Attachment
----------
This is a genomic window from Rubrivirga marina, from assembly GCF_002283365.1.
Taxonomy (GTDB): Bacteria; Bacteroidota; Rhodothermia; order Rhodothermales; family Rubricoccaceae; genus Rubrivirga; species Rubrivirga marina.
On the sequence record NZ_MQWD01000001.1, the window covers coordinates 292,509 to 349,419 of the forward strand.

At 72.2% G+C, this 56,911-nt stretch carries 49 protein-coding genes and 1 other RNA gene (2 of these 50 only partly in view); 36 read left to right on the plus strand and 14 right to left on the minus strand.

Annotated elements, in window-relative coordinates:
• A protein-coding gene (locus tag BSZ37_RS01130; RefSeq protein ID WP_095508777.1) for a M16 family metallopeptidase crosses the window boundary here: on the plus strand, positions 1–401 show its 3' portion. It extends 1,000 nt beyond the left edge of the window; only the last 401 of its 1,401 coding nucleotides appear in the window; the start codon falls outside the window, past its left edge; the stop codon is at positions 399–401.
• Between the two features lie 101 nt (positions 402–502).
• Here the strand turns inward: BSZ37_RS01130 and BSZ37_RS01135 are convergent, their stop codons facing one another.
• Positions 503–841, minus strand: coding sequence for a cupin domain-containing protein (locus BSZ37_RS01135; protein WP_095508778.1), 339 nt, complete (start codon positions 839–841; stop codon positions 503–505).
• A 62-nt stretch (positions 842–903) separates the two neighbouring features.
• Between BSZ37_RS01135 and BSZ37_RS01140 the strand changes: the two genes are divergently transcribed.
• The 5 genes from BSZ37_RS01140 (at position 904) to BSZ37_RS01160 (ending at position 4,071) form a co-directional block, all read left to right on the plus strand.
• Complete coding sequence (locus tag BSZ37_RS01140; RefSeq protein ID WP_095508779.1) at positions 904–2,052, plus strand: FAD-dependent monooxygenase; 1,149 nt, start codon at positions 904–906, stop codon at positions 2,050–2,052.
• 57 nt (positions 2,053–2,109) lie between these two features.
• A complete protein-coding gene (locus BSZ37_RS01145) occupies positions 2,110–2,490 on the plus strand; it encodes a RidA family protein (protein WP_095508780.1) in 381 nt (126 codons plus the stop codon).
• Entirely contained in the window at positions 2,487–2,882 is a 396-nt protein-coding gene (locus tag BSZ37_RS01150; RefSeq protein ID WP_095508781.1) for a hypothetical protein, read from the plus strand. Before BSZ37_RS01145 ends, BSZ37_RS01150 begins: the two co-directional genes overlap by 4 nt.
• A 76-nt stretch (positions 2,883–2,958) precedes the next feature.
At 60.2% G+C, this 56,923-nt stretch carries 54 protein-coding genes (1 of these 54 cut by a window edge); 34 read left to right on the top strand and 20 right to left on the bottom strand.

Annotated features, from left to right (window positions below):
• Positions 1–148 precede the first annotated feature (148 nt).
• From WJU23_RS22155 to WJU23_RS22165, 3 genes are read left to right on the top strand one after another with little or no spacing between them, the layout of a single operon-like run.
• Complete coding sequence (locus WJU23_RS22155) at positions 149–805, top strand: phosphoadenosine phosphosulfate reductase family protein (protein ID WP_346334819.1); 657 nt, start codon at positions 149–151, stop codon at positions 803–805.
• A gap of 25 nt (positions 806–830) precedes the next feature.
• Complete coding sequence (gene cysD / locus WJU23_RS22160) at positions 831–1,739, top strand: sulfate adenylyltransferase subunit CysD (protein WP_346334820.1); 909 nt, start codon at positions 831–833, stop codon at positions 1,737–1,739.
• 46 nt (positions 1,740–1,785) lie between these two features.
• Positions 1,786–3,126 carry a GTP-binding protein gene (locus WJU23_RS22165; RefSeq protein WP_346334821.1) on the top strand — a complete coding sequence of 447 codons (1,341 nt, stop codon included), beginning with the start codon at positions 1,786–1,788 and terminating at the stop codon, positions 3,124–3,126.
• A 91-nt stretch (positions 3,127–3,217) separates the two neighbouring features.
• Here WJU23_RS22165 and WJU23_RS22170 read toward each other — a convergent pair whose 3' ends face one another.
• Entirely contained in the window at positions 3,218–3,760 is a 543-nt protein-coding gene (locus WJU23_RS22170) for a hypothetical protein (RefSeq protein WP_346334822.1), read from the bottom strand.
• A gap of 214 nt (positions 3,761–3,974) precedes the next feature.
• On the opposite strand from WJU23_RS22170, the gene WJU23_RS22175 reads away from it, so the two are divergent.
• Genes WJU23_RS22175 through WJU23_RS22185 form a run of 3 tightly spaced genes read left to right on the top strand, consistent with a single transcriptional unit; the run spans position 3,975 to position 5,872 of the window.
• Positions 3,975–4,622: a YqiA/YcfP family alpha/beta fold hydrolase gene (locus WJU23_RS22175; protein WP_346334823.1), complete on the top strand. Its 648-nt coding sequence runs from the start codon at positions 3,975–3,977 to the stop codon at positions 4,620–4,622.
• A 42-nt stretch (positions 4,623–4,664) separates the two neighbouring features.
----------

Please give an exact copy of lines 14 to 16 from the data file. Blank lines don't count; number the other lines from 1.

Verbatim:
• 57 nt (positions 2,053–2,109) lie between these two features.
• A complete protein-coding gene (locus BSZ37_RS01145) occupies positions 2,110–2,490 on the plus strand; it encodes a RidA family protein (protein WP_095508780.1) in 381 nt (126 codons plus the stop codon).
• Entirely contained in the window at positions 2,487–2,882 is a 396-nt protein-coding gene (locus tag BSZ37_RS01150; RefSeq protein ID WP_095508781.1) for a hypothetical protein, read from the plus strand. Before BSZ37_RS01145 ends, BSZ37_RS01150 begins: the two co-directional genes overlap by 4 nt.